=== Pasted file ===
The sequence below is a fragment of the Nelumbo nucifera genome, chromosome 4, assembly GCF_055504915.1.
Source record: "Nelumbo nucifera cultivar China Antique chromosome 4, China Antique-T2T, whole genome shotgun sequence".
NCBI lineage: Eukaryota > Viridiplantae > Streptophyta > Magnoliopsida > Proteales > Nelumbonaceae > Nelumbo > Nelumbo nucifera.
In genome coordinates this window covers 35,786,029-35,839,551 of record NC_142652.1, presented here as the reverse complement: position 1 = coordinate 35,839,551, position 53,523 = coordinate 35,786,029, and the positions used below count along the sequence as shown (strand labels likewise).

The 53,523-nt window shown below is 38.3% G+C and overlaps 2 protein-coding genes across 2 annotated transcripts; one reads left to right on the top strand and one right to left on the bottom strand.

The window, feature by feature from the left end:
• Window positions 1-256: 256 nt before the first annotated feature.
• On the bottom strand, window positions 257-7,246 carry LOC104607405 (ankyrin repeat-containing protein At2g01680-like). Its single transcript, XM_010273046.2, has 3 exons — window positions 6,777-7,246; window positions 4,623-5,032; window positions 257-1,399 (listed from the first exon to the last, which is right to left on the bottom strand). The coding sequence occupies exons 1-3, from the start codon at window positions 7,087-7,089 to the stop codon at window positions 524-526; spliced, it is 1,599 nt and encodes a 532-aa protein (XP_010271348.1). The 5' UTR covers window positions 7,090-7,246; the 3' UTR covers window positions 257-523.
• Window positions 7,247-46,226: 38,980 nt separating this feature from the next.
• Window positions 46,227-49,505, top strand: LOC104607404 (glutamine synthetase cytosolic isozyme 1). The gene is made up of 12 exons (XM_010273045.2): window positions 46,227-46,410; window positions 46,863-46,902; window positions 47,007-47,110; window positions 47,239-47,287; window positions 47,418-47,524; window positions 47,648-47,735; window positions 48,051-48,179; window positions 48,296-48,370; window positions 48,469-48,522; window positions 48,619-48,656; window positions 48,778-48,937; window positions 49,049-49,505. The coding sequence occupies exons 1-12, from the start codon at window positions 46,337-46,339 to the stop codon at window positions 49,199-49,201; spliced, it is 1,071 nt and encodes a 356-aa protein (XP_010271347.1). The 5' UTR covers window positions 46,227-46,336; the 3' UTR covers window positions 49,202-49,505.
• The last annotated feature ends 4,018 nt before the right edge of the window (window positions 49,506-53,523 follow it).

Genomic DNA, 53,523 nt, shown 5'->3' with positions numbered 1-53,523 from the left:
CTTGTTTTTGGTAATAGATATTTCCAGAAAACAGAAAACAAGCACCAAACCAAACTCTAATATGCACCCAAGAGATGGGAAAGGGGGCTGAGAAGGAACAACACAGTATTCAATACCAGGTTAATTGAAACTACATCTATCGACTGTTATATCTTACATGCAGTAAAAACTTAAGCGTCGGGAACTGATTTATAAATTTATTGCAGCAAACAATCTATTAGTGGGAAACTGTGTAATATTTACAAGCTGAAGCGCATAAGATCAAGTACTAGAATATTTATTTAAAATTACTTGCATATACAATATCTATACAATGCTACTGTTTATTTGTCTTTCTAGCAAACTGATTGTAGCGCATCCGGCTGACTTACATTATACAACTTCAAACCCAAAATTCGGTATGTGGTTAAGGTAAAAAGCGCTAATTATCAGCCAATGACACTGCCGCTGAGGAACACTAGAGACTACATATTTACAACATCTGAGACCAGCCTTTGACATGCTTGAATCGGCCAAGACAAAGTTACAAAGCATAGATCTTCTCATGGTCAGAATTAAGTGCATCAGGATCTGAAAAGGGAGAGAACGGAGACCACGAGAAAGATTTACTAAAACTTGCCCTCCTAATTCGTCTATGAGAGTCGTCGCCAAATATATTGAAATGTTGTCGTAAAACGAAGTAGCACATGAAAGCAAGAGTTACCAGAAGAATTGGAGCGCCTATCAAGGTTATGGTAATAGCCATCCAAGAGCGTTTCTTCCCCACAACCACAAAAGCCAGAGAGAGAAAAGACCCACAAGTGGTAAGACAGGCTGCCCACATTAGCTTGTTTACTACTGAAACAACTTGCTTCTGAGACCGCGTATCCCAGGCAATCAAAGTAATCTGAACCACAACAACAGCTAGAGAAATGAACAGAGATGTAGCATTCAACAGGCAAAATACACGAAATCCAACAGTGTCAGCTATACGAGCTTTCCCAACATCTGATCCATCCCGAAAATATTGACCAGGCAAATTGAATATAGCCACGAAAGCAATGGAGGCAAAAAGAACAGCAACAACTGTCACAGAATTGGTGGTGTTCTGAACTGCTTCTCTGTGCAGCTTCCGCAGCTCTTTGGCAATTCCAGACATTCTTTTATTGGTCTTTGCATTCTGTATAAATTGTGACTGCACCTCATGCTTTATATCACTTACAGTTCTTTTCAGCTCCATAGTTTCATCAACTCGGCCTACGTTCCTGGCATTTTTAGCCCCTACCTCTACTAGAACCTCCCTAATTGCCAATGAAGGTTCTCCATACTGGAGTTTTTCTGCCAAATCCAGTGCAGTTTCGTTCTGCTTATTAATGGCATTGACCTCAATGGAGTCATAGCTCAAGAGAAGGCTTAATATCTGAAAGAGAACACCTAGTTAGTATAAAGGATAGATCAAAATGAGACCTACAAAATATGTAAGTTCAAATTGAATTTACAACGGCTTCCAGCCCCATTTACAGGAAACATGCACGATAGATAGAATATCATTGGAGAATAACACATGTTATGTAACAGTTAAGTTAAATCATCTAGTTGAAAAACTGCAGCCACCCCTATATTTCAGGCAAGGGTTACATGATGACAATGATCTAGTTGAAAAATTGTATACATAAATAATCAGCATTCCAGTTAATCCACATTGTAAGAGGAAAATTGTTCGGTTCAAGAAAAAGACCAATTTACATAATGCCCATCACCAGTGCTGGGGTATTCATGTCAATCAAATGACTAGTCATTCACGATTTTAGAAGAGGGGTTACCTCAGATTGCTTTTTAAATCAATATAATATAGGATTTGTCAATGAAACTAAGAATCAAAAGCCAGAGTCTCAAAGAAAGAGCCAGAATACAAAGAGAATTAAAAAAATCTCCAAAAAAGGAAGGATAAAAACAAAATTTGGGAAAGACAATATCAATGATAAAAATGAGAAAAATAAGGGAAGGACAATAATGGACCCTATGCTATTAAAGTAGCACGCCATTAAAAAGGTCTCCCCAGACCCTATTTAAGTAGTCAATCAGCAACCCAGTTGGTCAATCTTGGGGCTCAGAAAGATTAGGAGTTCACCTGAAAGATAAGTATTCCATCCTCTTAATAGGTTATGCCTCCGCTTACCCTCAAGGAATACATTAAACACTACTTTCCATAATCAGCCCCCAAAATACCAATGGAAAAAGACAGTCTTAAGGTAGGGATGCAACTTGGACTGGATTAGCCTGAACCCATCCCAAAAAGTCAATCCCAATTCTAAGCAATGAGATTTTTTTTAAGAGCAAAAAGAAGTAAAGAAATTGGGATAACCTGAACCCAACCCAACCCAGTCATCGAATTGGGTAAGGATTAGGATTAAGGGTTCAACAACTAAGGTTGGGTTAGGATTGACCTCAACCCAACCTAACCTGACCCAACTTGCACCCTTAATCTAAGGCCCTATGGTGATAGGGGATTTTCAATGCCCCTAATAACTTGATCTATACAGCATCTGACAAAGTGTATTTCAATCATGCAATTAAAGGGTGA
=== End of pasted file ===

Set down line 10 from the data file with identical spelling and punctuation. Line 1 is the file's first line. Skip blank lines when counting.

• Window positions 46,227-49,505, top strand: LOC104607404 (glutamine synthetase cytosolic isozyme 1). The gene is made up of 12 exons (XM_010273045.2): window positions 46,227-46,410; window positions 46,863-46,902; window positions 47,007-47,110; window positions 47,239-47,287; window positions 47,418-47,524; window positions 47,648-47,735; window positions 48,051-48,179; window positions 48,296-48,370; window positions 48,469-48,522; window positions 48,619-48,656; window positions 48,778-48,937; window positions 49,049-49,505. The coding sequence occupies exons 1-12, from the start codon at window positions 46,337-46,339 to the stop codon at window positions 49,199-49,201; spliced, it is 1,071 nt and encodes a 356-aa protein (XP_010271347.1). The 5' UTR covers window positions 46,227-46,336; the 3' UTR covers window positions 49,202-49,505.